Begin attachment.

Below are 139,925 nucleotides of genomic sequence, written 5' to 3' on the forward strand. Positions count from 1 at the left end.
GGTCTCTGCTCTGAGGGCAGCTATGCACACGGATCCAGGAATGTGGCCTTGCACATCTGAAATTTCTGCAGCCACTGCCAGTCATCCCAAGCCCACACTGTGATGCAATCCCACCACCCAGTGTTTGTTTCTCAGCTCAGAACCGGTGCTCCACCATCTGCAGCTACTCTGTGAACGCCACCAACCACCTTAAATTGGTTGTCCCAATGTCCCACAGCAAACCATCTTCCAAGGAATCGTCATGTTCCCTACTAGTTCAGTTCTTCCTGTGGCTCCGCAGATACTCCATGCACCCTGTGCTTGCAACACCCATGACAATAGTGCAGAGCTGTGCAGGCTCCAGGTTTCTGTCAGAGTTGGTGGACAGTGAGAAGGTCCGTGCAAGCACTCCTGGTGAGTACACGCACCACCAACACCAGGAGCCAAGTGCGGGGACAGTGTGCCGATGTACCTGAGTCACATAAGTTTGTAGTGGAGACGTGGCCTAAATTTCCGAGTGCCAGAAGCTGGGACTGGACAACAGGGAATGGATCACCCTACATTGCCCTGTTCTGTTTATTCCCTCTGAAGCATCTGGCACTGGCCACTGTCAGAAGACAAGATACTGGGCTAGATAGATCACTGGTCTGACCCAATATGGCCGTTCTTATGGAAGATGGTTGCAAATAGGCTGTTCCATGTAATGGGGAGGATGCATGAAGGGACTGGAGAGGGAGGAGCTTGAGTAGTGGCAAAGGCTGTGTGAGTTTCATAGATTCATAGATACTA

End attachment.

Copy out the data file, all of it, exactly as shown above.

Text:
Below are 139,925 nucleotides of genomic sequence, written 5' to 3' on the forward strand. Positions count from 1 at the left end.
GGTCTCTGCTCTGAGGGCAGCTATGCACACGGATCCAGGAATGTGGCCTTGCACATCTGAAATTTCTGCAGCCACTGCCAGTCATCCCAAGCCCACACTGTGATGCAATCCCACCACCCAGTGTTTGTTTCTCAGCTCAGAACCGGTGCTCCACCATCTGCAGCTACTCTGTGAACGCCACCAACCACCTTAAATTGGTTGTCCCAATGTCCCACAGCAAACCATCTTCCAAGGAATCGTCATGTTCCCTACTAGTTCAGTTCTTCCTGTGGCTCCGCAGATACTCCATGCACCCTGTGCTTGCAACACCCATGACAATAGTGCAGAGCTGTGCAGGCTCCAGGTTTCTGTCAGAGTTGGTGGACAGTGAGAAGGTCCGTGCAAGCACTCCTGGTGAGTACACGCACCACCAACACCAGGAGCCAAGTGCGGGGACAGTGTGCCGATGTACCTGAGTCACATAAGTTTGTAGTGGAGACGTGGCCTAAATTTCCGAGTGCCAGAAGCTGGGACTGGACAACAGGGAATGGATCACCCTACATTGCCCTGTTCTGTTTATTCCCTCTGAAGCATCTGGCACTGGCCACTGTCAGAAGACAAGATACTGGGCTAGATAGATCACTGGTCTGACCCAATATGGCCGTTCTTATGGAAGATGGTTGCAAATAGGCTGTTCCATGTAATGGGGAGGATGCATGAAGGGACTGGAGAGGGAGGAGCTTGAGTAGTGGCAAAGGCTGTGTGAGTTTCATAGATTCATAGATACTA